A Nevada man lets his line out while fishing for halibut just west of the tractor-powered Anchor Point boat launch.

A Nevada man lets his line out while fishing for halibut just west of the tractor-powered Anchor Point boat launch.

Anchor Point

In 1787, the British explorer Captain James Cook lost the anchor of a ship to the powerful currents of Cook Inlet.

He named a bump on the nearby coastline after his lost anchor, and today the town that grew on the bump is known as Anchor Point. A more recent claim to notability is that Anchor Point inhabits the western-most point of the North American highway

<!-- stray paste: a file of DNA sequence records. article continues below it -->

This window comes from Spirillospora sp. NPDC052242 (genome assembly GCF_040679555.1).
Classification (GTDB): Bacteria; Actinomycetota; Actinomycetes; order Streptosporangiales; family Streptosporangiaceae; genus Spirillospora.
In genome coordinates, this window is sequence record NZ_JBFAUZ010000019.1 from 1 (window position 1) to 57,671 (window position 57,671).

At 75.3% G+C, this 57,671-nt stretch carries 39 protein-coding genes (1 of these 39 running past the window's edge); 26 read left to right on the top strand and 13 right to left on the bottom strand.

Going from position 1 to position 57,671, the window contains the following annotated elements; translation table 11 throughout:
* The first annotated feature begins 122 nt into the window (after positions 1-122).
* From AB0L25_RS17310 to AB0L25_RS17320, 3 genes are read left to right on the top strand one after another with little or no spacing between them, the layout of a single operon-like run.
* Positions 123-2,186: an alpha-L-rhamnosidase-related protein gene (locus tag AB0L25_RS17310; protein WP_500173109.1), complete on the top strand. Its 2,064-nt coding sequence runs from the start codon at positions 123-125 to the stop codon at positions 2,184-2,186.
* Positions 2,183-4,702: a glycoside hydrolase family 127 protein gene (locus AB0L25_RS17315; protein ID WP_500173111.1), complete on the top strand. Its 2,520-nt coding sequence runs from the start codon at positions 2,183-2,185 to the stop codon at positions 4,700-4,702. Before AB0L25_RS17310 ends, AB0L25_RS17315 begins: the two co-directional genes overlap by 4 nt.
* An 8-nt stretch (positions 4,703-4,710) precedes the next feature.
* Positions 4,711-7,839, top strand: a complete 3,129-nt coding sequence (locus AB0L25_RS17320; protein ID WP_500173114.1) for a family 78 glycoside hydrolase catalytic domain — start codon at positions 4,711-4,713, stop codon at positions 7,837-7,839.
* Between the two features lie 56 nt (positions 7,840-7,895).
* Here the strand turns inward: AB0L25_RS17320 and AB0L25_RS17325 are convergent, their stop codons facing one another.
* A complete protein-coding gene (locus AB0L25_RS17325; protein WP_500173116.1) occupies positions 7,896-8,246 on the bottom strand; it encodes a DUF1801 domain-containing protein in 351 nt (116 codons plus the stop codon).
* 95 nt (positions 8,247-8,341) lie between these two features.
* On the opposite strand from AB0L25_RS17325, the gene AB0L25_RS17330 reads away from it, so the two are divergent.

system.

From its coast, visitors can take in cross-inlet views of the snow-capped volcanoes Iliamna,
Redoubt and Augustine.

During the summer months, anglers congregate on the banks of the nearby Anchor River. Festivals, including an Independence Day celebration, a three-day mid-winter event known as the Snow Rondi, and regular bazaars and fishing derbies — also draw visitors to town.

Inland from Anchor Point on the scenic North Fork Loop Road is the village of Nikolaevsk. Many of this settlement’s approximately 300 residents are Old Believers — members of a sect of Russian Orthodox Christianity.

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